Academic journal article Family Relations

Dyadic Parenting and Children's Externalizing Symptoms

Academic journal article Family Relations

Dyadic Parenting and Children's Externalizing Symptoms

Article excerpt

We explore dyadic parenting styles and their association with first-grade children's externalizing behavior symptoms in a sample of 85 working-class, dual-earner families. Cluster analysis is used to create a typology of parenting types, reflecting the parental warmth, overreactivity, and laxness of both mothers and fathers in two-parent families. Three distinct groups emerged: Supportive Parents, Mixed-Support Parents, and Unsupportive Parents. Results indicate that dyadic parenting styles were related to teacher-reported externalizing symptoms for boys but not for girls.

Key Words: behavior problems in children, cluster analysis, dual-earner, dyadic parenting, externalizing symptoms, parenting styles.

Numerous studies have established that par- enting has important implications for many aspects of child development (e.g., Baum- rind, 1996; Kaufmann et al., 2000, Lambom, Mounts, & Steinberg, 1991). Much research has focused on two major dimensions of parenting, namely, (a) parental warmth and responsiveness and (b) demandingness or control (Amato & Fowler, 2002; Barber, Stolz, & Olsen, 2005). These two dimensions of parenting generally tap into the emotional climate and parental control of parent-child interactions and are the key dimensions that comprise Baumrind's parenting typology of authoritative, authoritarian, and permissive parenting styles (Baumrind, 1991).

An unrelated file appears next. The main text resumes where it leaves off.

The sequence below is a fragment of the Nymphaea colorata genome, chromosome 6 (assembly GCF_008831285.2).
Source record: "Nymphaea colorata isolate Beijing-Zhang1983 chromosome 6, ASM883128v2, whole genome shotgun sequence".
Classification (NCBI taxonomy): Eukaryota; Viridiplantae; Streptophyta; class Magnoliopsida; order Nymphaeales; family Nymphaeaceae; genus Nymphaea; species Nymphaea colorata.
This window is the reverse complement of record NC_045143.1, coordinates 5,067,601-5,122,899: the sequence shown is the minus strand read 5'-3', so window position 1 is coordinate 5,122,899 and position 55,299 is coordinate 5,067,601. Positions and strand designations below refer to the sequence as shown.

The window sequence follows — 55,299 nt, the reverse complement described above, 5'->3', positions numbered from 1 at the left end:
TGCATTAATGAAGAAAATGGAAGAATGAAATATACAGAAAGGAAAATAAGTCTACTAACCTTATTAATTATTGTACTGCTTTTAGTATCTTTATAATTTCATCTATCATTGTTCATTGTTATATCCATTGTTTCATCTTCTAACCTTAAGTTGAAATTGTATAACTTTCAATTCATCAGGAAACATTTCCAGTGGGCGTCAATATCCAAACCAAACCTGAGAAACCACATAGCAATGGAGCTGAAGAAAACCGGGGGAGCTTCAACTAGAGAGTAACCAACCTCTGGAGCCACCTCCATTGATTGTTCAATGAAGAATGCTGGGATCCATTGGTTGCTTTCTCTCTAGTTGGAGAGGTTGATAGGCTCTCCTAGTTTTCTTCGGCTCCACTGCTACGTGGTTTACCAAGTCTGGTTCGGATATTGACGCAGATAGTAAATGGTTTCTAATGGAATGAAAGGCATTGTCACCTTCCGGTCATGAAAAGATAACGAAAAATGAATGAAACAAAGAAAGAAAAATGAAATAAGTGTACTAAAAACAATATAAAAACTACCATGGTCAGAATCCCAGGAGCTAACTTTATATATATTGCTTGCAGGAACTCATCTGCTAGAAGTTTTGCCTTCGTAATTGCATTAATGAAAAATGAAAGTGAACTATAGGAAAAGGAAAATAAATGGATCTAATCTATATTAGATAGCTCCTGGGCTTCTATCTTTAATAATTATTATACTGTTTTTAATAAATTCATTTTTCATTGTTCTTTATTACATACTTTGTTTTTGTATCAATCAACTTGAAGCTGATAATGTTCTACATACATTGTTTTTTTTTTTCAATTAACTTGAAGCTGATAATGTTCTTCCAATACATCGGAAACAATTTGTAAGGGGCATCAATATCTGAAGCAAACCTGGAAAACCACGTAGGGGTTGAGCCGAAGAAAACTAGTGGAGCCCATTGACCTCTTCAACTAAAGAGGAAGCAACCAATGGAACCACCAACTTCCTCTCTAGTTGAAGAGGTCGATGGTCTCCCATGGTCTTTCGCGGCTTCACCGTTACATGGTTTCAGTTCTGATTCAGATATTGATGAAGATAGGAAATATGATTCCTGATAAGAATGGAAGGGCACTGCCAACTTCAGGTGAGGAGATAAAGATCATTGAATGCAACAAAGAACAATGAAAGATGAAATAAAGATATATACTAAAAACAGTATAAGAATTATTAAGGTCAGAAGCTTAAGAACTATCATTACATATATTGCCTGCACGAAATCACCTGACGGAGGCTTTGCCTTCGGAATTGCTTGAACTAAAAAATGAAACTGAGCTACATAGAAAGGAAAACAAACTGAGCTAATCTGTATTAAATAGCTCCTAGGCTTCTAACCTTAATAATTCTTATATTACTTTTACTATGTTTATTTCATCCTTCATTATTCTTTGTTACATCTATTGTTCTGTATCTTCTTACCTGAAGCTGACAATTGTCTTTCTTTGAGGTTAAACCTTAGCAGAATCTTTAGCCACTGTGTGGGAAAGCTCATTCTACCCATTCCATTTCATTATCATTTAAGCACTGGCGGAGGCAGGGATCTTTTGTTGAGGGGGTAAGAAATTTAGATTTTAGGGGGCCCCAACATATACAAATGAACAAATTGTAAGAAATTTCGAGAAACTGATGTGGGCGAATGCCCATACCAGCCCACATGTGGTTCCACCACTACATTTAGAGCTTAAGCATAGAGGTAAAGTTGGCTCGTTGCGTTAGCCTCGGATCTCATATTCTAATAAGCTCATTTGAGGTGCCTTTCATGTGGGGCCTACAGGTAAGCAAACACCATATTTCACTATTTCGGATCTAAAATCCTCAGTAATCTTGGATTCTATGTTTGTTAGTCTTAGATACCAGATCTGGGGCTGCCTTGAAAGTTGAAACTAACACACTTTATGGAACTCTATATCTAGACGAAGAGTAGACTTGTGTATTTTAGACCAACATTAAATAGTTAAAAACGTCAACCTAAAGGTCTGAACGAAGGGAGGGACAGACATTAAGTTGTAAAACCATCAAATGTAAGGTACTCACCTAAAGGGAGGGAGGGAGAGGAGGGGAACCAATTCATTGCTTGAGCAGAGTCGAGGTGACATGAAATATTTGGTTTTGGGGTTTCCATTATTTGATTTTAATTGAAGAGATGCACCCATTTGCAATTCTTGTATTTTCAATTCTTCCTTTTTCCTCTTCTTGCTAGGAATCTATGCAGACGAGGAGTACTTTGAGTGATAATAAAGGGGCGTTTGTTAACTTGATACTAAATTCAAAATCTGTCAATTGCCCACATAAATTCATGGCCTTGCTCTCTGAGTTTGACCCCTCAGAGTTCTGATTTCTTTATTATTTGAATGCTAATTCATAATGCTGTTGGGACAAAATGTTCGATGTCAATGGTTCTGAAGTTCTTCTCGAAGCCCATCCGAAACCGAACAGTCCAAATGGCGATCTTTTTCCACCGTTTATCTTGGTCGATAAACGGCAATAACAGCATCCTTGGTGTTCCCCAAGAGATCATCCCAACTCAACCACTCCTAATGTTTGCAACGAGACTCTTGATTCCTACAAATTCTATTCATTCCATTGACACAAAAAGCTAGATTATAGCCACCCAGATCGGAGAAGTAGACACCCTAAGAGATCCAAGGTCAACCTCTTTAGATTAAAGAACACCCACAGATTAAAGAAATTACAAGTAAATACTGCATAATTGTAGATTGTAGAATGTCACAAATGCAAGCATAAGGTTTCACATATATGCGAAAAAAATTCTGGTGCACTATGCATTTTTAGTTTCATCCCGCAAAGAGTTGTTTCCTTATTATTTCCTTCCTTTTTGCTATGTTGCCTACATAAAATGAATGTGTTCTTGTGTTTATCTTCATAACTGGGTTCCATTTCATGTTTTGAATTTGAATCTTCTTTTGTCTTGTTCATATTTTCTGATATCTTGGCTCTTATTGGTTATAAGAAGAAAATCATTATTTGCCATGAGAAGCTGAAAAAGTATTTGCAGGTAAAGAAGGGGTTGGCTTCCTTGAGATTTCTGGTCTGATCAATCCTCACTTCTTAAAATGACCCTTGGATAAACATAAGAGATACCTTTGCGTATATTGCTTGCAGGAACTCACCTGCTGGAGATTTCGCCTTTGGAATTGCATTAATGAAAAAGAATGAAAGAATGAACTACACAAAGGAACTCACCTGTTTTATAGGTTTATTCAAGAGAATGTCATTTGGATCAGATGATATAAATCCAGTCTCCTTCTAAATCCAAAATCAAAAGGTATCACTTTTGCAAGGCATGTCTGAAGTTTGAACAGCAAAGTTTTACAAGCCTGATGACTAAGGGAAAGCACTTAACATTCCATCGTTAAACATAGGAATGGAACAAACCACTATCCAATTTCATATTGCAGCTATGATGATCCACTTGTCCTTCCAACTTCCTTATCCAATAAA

Despite the large literature on parenting, little research has examined the combined effects of mothers' and fathers' parenting on children's development, although children reared in twoparent families clearly experience the influence of both parents (Martin, Ryan, & Brooks-Gunn, 2007). Moreover, findings suggest that parents contribute differently to children's development (Parke et al., 2005). For example, a mother may employ more warmth as a compensatory mechanism if her partner uses more harsh disciplinary tactics. Martin et al. argued that, " it is incumbent upon parenting scholars to devise ways of depicting children's parenting experiences in twoparent families that reflect the full complexity of the family (p. 436)." It is also important to note that parenting differs as a function of social class, such that socioeconomic disadvantage is associated with less warm and more controlling parenting (Conger, McCarty, Yang, Lahey, & Burgess, 1984). Thus, the purpose of the present study is to examine how mothers' and fathers' parenting, examined in combination, is related to behavior problems in their first-grade children within a unique sample of low-income, working families.

Parenting Types and Child Outcomes

One of the best known and most frequently researched parenting typologies was developed by Baumrind (1966, 1996) and is based on the dimensions of warmth/responsiveness and demandingness/control. In her typology, parents who are warm and responsive as well as effective at setting appropriate limits for their children's behavior are termed authoritative, whereas parents who are high in warmth and responsiveness but low in control are referred to as permissive parents. Finally, authoritarian parents are high in control, but low in warmth. "Unengaged" parents, low on both warmth and control, and "good-enough" parents, parents who fall in the average range of control and warmth, were added in later studies (i.e., Baumrind, 1996).

Decades of research examining the relationship between parenting styles and child development have found that across a wide range of ages and family types, children with an authoritative parent show better adjustment in multiple domains including academic competence, behavior problems, and psychosocial development, compared to peers with authoritarian, permissive, and neglectful parents (e.g., Baumrind, 1996; Lambom et al., 1991). When looking specifically at children's behavior problems, the pattern of findings is quite consistent. For example, using nationally representative data from the National Survey of Families and Households (NSFH; Sweet, Bumpass, & Call, 1988), it was found that low levels of parental support and the use of harsh punishment were associated with more behavior problems in children aged 5-11 (Amato & Fowler, 2002). …

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